When we are joined to Christ, we are joined to one another. So we have absolutely no grounds, no basis, for any hatred toward others or feelings of superiority. All those feelings and attitudes are obliterated by our Redeemer. His Gospel completely opposes any use of human criteria to exclude others or reduce them to second class citizens. We dare not avoid others or belittle others on the basis of external and human distinctions that don’t matter to God—race, sex, class, education, geography, zip code, politics, culture, language, or economics.
We all, everyone of us, belong to each other.
Markus Barth writes:
“Justification in Christ is not an individual miracle happening to this person or that person, which each new person may seek or possess for himself. Rather, justification by grace is a joining together of this and that person, of the near and the far, of the good and the bad, of the high and the low, liberal and fundamentalist. Salvation is a social event. No one is joined to Christ except together with a neighbor.”
Any person who shuts others out on the basis of human differences is not of God. To apply these differences in excluding people from salvation or labeling them as unworthy until they change their condition is to deny that God is impartial. That attitude denies that we are justified by faith alone and that Christ’s death and resurrection atones for our sins. This sort of outlook insists that God loves us because of who we are, not in spite of who we are.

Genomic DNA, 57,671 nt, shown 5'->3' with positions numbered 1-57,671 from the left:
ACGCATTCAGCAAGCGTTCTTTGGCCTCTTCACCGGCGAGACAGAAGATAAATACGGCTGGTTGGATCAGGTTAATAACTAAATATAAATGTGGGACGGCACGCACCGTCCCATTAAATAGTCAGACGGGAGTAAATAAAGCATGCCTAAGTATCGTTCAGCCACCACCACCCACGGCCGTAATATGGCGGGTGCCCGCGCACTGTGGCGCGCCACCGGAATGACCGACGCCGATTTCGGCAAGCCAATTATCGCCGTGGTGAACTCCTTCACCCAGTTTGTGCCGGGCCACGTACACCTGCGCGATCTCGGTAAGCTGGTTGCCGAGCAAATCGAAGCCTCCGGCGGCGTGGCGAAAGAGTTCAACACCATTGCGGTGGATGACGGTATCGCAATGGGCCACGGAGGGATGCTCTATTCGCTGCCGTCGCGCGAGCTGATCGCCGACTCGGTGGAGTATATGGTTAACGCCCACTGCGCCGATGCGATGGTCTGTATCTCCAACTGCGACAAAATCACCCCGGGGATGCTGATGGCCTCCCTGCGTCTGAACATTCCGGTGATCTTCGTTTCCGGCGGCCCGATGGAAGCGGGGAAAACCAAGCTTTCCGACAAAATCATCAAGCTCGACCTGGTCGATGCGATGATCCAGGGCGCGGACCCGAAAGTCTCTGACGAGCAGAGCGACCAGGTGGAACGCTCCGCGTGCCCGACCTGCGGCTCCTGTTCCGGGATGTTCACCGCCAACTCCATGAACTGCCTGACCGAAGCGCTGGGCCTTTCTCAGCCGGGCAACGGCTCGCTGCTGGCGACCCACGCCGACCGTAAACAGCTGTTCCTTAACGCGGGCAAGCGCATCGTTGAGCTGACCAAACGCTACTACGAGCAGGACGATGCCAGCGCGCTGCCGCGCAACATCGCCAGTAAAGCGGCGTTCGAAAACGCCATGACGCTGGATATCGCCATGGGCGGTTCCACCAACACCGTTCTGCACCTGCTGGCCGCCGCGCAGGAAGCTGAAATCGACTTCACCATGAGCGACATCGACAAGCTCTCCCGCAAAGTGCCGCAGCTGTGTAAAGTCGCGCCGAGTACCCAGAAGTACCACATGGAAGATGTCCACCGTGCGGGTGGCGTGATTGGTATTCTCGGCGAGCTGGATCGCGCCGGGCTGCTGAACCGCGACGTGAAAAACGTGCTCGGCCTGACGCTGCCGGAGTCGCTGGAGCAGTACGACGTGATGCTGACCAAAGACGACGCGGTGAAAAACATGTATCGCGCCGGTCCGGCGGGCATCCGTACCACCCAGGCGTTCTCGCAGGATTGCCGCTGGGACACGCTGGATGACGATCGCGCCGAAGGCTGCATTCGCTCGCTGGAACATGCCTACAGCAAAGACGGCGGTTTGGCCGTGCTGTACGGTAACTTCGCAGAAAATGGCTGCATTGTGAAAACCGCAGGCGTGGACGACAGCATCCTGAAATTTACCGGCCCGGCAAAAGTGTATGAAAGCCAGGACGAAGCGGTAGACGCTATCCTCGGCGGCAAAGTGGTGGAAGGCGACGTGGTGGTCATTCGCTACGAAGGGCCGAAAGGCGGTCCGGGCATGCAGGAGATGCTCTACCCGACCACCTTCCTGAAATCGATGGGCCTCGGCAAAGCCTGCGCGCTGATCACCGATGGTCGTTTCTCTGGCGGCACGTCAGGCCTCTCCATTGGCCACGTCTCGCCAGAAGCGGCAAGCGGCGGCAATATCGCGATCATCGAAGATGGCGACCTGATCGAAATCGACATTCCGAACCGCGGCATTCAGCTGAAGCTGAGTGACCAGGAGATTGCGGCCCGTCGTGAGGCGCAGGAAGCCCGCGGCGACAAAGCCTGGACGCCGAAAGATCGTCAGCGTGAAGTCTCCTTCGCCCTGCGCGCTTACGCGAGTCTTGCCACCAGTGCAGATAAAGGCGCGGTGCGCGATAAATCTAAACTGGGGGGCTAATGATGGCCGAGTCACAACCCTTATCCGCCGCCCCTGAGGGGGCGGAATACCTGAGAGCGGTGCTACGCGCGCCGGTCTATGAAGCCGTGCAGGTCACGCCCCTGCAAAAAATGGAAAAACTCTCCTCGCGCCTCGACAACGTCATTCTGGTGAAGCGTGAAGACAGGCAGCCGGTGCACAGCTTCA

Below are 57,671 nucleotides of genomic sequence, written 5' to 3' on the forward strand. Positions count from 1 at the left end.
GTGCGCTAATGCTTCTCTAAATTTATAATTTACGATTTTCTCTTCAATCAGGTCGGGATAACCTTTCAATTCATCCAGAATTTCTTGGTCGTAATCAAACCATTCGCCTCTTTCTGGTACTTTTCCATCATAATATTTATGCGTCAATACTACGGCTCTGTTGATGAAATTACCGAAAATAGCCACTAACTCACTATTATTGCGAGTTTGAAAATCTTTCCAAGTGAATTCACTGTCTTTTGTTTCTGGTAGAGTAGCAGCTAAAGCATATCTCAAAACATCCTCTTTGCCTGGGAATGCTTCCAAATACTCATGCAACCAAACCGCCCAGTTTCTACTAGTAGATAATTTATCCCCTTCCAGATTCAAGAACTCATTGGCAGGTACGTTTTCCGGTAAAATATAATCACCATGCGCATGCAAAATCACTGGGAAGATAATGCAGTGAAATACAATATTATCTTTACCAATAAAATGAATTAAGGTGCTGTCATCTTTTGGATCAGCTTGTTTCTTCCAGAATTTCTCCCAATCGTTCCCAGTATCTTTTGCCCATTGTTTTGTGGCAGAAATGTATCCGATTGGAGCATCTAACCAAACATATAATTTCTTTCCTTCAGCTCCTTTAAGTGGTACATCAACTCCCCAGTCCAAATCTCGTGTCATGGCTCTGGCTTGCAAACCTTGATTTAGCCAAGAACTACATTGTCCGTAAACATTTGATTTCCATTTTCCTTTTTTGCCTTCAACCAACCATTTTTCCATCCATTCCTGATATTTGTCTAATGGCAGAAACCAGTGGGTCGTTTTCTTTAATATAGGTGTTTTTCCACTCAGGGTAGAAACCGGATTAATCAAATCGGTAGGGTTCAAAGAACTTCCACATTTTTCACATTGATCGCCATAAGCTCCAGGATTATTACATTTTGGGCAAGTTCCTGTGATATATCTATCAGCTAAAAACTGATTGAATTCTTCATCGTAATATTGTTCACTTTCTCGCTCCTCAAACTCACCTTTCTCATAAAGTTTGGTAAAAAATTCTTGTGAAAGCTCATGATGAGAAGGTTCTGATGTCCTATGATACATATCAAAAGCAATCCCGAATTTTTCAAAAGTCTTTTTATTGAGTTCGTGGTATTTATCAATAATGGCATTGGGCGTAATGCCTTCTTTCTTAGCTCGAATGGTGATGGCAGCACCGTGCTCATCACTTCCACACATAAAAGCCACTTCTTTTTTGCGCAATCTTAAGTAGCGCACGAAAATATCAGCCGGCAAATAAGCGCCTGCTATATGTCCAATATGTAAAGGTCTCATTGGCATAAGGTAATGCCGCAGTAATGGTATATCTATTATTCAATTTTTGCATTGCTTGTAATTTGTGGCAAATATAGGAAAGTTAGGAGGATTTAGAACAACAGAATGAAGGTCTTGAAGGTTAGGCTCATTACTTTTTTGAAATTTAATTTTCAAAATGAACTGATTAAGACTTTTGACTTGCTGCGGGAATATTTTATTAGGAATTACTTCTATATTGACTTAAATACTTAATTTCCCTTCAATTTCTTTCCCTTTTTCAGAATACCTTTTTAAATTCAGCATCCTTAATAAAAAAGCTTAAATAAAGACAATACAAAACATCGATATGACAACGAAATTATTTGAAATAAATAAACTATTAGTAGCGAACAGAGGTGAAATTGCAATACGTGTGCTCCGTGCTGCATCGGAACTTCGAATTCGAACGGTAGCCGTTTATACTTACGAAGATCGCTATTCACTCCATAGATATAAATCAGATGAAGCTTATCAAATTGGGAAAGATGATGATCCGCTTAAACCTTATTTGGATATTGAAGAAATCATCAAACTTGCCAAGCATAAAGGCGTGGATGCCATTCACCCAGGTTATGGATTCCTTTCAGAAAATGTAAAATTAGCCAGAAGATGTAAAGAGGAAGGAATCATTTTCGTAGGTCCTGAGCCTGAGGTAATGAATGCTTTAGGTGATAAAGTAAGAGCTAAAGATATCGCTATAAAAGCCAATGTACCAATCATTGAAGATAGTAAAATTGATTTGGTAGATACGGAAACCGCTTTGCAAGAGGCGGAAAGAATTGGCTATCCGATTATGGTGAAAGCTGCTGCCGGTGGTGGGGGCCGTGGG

As we gear up for our annual Give Away Day here at Legacy and as we crank up our Spanish-speaking ministry, let us remember the Gospel as our Savior taught it and lived it. Shame on us if we tell anyone they have to act just like us, they have to think and talk and believe just like us. Shame on us if we force them to dress like us, pray like us, or worship like us. Shame on us if we obligate them to anything or anyone other than our heavenly Father, his resurrected Son, and his Holy Spirit.
Jesus treated the sinners, Samaritans, and Roman centurions the same as he treated the so-called righteous Jews. In fact, he treated the ones who were “different” or “outsiders” with more grace and love and mercy than he did the ones who “belonged.”
And so must we.